South Korea’s Financial Services Commission Proposes Regulatory Approval Requirement for Crypto Executives

Ruholamin Haqshanas
Last updated: | 2 min read
Source: CJ Nattanai/Adobe

South Korea’s financial regulator has put forward new amendments that would require regulatory approval for new executives joining cryptocurrency companies.

In an official announcement, the Financial Services Commission (FSC) said it aims to address the existing pain points in the current legislation governing the country’s crypto industry, potentially enhancing the authority of the financial watchdog over the local crypto sector.

If these amendments are enacted, newly appointed executives in South Korean crypto companies will have to obtain approval from the FSC before assuming their roles.

Additionally, the proposed amendments grant the FSC the power to suspend the review of a crypto company’s license registration if the company or its members are under investigation by local or international regulators.

Currently, such a requirement is not outlined in the country’s law regarding the use and reporting of financial transaction information.

New Amendments to Come into Effect by March


According to a report by local news outlet Money Today, the amendments are expected to come into effect by the end of March.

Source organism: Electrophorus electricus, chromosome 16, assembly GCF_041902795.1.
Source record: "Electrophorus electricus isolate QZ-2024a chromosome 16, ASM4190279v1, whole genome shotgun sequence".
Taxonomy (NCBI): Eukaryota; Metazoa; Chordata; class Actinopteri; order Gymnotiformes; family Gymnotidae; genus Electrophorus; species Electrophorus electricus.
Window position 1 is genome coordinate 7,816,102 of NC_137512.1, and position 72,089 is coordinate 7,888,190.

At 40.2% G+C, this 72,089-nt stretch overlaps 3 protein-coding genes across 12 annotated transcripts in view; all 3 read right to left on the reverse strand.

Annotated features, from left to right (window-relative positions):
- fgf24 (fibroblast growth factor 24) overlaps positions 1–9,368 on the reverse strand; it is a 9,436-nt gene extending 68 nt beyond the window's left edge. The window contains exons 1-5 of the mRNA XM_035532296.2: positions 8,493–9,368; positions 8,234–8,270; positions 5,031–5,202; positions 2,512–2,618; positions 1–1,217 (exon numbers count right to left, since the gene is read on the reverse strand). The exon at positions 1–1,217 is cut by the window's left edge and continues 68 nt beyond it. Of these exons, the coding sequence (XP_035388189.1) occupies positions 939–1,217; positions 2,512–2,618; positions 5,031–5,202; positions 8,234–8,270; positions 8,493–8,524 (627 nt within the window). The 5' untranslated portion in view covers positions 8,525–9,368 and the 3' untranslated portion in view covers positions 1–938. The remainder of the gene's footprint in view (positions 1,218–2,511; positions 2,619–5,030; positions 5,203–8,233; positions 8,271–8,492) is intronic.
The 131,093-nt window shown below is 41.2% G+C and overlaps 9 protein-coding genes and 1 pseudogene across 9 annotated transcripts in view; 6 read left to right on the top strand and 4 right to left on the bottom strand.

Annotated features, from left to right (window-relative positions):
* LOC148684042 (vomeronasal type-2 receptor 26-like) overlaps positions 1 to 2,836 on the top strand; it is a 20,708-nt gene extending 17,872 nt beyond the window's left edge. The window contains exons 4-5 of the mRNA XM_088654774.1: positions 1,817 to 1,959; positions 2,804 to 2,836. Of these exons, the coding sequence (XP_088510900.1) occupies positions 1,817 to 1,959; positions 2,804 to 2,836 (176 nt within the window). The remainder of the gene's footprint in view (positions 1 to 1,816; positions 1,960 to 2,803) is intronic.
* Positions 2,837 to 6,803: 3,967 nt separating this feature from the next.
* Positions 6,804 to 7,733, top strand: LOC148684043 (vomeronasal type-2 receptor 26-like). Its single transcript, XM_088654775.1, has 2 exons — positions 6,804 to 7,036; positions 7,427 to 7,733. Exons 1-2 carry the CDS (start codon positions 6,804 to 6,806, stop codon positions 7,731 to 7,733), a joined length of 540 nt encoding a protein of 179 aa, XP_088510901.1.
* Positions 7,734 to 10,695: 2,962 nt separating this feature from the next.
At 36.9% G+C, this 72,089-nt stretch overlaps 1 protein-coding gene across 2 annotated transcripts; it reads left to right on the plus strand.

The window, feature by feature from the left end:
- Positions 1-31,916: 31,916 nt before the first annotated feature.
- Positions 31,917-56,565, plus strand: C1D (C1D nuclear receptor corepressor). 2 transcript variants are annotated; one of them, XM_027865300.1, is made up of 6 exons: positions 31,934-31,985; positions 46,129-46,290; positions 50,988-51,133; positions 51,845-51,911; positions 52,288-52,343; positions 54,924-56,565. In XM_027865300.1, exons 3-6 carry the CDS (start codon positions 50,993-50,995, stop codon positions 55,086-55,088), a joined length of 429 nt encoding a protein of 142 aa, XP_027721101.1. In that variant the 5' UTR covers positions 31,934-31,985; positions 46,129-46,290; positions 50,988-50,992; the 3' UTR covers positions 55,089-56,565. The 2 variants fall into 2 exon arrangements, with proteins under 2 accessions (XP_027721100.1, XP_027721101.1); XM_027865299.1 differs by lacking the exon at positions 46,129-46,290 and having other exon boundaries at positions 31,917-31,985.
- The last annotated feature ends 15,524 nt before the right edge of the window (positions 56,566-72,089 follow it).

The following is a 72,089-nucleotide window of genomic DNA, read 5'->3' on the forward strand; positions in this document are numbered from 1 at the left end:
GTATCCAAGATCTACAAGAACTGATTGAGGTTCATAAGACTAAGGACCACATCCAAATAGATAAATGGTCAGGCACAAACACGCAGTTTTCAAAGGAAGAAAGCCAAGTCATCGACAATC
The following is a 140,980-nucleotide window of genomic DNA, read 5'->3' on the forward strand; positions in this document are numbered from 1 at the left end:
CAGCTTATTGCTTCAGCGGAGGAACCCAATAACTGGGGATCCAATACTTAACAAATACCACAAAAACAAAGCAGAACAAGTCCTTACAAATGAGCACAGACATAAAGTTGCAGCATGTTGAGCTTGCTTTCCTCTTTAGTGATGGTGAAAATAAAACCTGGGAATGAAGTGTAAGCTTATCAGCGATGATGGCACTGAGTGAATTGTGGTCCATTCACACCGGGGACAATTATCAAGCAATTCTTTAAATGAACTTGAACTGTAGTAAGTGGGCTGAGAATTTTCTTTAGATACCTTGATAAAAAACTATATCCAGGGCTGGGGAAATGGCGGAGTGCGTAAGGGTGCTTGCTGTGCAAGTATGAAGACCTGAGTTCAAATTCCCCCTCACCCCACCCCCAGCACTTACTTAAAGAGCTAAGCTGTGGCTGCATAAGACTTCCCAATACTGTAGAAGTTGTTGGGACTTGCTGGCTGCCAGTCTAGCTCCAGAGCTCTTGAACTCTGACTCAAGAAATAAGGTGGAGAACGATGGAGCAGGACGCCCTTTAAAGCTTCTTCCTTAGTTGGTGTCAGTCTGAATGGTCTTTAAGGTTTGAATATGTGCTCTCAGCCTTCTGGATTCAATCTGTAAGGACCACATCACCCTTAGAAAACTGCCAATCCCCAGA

The proposed amendments will undergo revision by the Ministry of Government Legislation and will be subject to a voting process by the FSC.

Last week, Binance, the prominent cryptocurrency exchange, revealed that it is exploring options to reduce its stake in the South Korean exchange Gopax, where it currently serves as the largest shareholder. 

The move is an attempt to address concerns raised by the FSC.

The regulatory body has delayed approving Gopax’s structural change since Binance’s acquisition, possibly due to Binance’s legal issues in the United States.

The FSC is currently seeking public feedback on these proposed amendments until March 4.

South Korea to Mande Officials Disclose Crypto Holdings


In December last year, South Korea announced that high-ranking public officials will be required to disclose their cryptocurrency holdings starting next year.

At the time, the country’s personnel ministry said this proactive approach was intended to address potential conflicts of interest and promote integrity within the public sector.

By mandating disclosure of cryptocurrency holdings, the government aims to ensure that public officials maintain the highest ethical standards and avoid any potential conflicts that may arise from their involvement in the crypto market.

The requirement would apply to high-ranking officials across various government agencies and departments.

These officials will be obligated to report their cryptocurrency holdings, including details of the assets they own and the respective amounts.

Meanwhile, Lee Bok-hyun, South Korea’s head of the Financial Supervisory Service, aims to visit the United States later and discuss the crypto industry with U.S. Securities and Exchange Commission (SEC) Chairman Gary Gensler.

Specifically, the official is set to speak with Gensler regarding spot Bitcoin ETFs